Bird feeders attract a wide variety of bird species, from Blue Jays to American Robins, but they also entice a range of other critters looking for a quick meal. One of the most alarming and persistent visitors to bird feeders is the black bear, who is usually seeking food after a long winter hibernation. While there are easy solutions for preventing squirrels and cats from getting to bird feeders, bears are much more challenging. If you live in an area populated with black bears, here are some tips to reduce the chances of bears knocking down your feeder.
Take down your feeder when spring arrives
If you live an area populated with bears, the state usually recommends completely taking down your bird feeder between the months of April and October. April is when bears are going to be leaving their dens hungry and searching for the easiest source of food. Since bears have an excellent sense of smell, they are usually drawn to bird feeders and have been known to knock them down. No type of feeder is safe from bears either. Bears love bird seed used in hopper feeders, suet from suet feeders and nectar from hummingbird feeders.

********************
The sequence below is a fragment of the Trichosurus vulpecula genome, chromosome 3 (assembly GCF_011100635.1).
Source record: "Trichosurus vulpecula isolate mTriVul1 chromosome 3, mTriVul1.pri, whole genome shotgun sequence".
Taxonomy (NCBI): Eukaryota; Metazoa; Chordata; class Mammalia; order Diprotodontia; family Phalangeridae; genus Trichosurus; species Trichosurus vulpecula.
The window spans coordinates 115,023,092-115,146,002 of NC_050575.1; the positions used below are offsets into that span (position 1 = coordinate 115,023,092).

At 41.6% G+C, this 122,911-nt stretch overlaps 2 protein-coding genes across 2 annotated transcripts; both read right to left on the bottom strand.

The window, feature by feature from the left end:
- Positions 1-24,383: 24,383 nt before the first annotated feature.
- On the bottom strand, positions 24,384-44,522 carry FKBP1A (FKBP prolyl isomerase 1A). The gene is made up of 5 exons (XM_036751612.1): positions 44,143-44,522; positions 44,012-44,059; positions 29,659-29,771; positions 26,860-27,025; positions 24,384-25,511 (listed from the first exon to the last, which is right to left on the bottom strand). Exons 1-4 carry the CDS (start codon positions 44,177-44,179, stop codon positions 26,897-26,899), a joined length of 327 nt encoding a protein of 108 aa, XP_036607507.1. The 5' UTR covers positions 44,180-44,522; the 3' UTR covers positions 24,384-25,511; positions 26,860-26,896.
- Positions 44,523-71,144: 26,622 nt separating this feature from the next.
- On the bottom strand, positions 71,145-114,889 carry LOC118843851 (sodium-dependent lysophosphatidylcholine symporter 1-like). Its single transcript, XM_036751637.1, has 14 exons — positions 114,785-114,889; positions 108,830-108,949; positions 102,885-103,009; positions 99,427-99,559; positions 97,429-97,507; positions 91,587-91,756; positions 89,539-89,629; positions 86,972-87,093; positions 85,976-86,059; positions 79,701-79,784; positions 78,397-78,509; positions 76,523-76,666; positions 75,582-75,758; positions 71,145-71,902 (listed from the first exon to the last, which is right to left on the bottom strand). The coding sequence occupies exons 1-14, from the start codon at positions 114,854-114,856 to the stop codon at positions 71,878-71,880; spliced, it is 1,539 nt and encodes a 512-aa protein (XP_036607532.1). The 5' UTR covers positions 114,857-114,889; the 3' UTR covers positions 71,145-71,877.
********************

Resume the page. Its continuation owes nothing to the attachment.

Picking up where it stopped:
Affix your feeder to a tall metal pole
If you're adamant on keeping your feeder up through spring and summer, a flimsy pole will not stop a bear from getting your feeder. Instead, attach your bird feeder to the top of a tall, thick metal pole. Bears will shake a pole to get the feeder to fly off or will simply climb it if it's too short. To prevent this from happening, the pole should be about 10 feet tall and go several feet into the ground for added stability. It should also be at least 3 inches in diameter.
Hang your feeder from trees
Another alternative to keeping your feeder indoors is to hang it from the trees. Make sure it's at least 10 feet off the ground, so bears can't reach it by standing up. In order to make it inaccessible, it should be suspended in between two trees and could possibly be controlled through a pulley system. Bears will easily climb trunks and limbs for food, so make sure it's a good distance away from them. Attach the feeder securely to the rope, because there are many stories of bears shaking the ropes vigorously to make it fall down.
Put a lot of cayenne pepper in the bird seed
One of the remedies for stopping squirrels from eating your bird seed is to put cayenne pepper in it. Birds don't have taste buds and there are no negative effects on health, but mammals have taste buds, so crushed peppers make the bird seed spicy and undesirable to bears. A hefty amount should be mixed into the food for best results. Although the bears have to eat the seed for it to be effective, they also have excellent memories, so they will remember next year that the seed was too hot.
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